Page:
Crosby, Stills and Nash of course hit upon a similar nerve with Still’s famous Southern Cross (a song Jimmy Buffett has been known to cover!):
“Got out of town on a boat goin’ to Southern Islands Sailing a reach before a followin’ sea… We got eighty feet of the waterline nicely making way… When you see the Southern Cross for the first time You understand now why you came this way… I have my ship and all her flags are a-flyin’ She is all that I have left and music is her name”

Feel free to sing the chorus! Of course you don’t need the tropical islands to share in the romance of the voyage, as it tends to be part of most any type of boating you can imagine, whether on an 80-foot yacht or a 15-foot canoe.

A Variety of Options
In fact some of the fastest growing segments of the boating community include paddle boarding and kayaking. These are fun, easy to use, are relatively inexpensive, can be enjoyed individually or in groups and do not need elaborate set up or put away time. They also don’t necessarily require an extensive amount of skill, at least to get started. Marinas who are taking advantage of this market have seen the rewards.

Fishing is again popular for both fresh water and saltwater. Bass boat fishing has gained in popularity in the rivers and lakes along with various catch and release protocols. Saltwater fishing ranges from the small to large game fishing with their respective outboards, deep v boats, to serious inboard yachts. Offering bait, ice, and provisions can be an additional service to the customers and profit center.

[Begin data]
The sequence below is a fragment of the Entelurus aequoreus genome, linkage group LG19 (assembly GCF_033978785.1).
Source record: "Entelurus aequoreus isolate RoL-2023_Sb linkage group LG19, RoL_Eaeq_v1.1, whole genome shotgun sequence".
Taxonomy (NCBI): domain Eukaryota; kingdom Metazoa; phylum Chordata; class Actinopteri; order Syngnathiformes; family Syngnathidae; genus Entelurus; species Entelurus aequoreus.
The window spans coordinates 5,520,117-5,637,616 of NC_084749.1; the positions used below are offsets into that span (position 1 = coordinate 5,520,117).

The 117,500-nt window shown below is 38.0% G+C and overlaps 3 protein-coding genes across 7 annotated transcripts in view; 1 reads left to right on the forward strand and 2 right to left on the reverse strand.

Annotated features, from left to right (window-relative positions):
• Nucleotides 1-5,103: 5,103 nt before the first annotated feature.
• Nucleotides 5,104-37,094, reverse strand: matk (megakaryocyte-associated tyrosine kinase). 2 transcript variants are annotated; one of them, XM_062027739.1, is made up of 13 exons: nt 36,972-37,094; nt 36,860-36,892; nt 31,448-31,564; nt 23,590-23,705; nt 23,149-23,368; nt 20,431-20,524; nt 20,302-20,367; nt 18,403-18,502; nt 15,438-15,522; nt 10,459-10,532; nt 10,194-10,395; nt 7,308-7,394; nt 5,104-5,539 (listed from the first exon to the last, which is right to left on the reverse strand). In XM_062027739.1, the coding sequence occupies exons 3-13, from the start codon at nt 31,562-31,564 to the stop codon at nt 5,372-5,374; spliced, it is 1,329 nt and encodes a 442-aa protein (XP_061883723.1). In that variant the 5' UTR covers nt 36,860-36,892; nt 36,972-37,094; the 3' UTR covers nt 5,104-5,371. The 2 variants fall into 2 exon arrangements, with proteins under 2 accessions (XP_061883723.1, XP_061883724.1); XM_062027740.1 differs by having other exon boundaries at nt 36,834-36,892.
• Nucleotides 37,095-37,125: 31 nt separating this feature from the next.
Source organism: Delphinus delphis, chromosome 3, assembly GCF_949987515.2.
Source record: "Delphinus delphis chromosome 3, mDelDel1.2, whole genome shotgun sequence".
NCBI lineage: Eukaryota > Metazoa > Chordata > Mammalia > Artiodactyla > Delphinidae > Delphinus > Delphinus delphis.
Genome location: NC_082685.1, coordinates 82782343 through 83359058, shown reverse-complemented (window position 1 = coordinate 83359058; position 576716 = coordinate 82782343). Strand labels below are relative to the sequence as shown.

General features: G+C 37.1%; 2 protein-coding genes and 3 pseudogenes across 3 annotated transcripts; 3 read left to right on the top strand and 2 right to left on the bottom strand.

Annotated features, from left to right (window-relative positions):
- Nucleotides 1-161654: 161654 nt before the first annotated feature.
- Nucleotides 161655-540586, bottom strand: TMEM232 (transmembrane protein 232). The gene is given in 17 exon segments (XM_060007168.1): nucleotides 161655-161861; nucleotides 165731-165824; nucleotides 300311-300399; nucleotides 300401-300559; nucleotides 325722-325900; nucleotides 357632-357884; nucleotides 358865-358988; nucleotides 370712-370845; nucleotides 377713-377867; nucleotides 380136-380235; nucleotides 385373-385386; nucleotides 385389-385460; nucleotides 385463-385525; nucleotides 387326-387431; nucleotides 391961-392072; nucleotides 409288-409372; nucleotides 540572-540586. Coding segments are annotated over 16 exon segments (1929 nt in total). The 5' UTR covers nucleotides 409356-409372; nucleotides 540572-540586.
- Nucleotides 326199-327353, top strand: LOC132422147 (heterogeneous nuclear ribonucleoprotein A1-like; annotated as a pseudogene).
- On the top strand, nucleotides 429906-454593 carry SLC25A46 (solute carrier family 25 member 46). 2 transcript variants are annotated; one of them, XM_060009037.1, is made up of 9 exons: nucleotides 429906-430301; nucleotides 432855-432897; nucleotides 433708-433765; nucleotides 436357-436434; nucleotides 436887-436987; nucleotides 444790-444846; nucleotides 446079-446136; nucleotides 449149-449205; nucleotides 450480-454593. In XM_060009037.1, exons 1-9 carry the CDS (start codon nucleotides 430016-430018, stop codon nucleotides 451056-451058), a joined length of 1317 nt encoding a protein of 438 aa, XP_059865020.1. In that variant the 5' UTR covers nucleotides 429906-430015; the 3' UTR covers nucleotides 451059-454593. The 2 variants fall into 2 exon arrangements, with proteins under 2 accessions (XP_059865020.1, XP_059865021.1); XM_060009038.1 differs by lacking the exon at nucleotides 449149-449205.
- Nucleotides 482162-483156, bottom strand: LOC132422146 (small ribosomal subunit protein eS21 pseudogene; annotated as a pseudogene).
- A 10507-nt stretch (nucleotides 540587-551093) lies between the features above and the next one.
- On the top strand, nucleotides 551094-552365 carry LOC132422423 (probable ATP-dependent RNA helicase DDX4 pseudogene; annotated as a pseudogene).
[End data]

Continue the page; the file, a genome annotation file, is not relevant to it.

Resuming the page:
The active specialty water sports from pontoon to both inboards and outboards has again taken off. Marinas that support these uses with their ship’s store merchandise as well as fuel and service are much desired by customers.

The demographics show that the boating population has gotten older. Major efforts have been made to bring the younger generations into boating, but a majority of the younger generations have been spending their free time on electronic devices – from smart phones to computer games to things that I do not even know how to pronounce– and parents of kids seem forever occupied with the kids’ sports programs and other activities.

Campaigns to bring people, particularly the younger generations, into boating had not been all that successful–despite that romance that still seems to permeate our culture.

When the pandemic hit boating initially went into shutdown mode. But by mid-summer the pandemic, in many ways, had brought new and heightened interest in the active and passive use of boating. Family use is up dramatically as is the younger generation’s active use with their friends.